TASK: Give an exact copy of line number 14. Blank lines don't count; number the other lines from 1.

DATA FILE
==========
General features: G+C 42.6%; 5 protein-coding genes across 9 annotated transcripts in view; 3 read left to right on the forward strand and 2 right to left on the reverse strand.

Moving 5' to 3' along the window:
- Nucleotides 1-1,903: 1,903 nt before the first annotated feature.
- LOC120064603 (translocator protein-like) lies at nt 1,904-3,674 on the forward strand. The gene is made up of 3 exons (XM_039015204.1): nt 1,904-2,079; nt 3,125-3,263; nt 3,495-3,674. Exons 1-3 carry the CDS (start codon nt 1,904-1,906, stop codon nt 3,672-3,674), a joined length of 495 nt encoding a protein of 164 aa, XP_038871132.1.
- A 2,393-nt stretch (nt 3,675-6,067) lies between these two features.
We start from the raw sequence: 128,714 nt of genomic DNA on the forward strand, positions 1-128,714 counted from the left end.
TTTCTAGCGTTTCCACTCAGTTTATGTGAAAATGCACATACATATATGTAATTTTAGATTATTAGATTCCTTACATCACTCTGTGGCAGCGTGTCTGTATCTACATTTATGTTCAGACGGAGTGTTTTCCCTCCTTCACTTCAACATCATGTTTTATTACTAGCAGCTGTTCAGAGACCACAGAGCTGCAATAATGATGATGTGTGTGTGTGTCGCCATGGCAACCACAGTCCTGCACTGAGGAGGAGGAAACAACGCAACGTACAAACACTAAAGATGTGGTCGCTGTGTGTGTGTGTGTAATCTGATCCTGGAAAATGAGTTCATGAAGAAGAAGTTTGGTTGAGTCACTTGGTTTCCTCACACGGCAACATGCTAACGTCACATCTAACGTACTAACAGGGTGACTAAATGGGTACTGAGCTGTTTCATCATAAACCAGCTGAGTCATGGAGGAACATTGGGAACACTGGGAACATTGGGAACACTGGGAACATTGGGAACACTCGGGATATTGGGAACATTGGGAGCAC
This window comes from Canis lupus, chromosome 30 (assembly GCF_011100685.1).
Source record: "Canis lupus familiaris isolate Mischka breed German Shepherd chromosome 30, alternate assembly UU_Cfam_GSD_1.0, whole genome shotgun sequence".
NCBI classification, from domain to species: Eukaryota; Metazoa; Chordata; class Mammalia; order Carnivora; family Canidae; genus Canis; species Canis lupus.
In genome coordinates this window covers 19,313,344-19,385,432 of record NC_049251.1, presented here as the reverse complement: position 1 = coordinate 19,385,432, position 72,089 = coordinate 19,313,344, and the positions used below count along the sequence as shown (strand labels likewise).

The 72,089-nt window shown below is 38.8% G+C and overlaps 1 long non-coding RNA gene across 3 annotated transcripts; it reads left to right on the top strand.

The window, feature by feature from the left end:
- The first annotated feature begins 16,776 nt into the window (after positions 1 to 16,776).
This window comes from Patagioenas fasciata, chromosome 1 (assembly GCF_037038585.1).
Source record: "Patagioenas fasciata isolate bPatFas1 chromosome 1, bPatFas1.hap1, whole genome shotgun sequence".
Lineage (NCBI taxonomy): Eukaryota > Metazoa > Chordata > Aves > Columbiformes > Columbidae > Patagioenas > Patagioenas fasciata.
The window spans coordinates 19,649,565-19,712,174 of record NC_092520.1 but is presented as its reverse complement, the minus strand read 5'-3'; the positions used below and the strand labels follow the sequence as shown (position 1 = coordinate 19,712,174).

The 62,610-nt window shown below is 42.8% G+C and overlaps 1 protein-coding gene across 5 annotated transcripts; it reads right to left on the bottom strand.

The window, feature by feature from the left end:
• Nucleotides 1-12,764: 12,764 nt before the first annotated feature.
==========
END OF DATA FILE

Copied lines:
- The first annotated feature begins 16,776 nt into the window (after positions 1 to 16,776).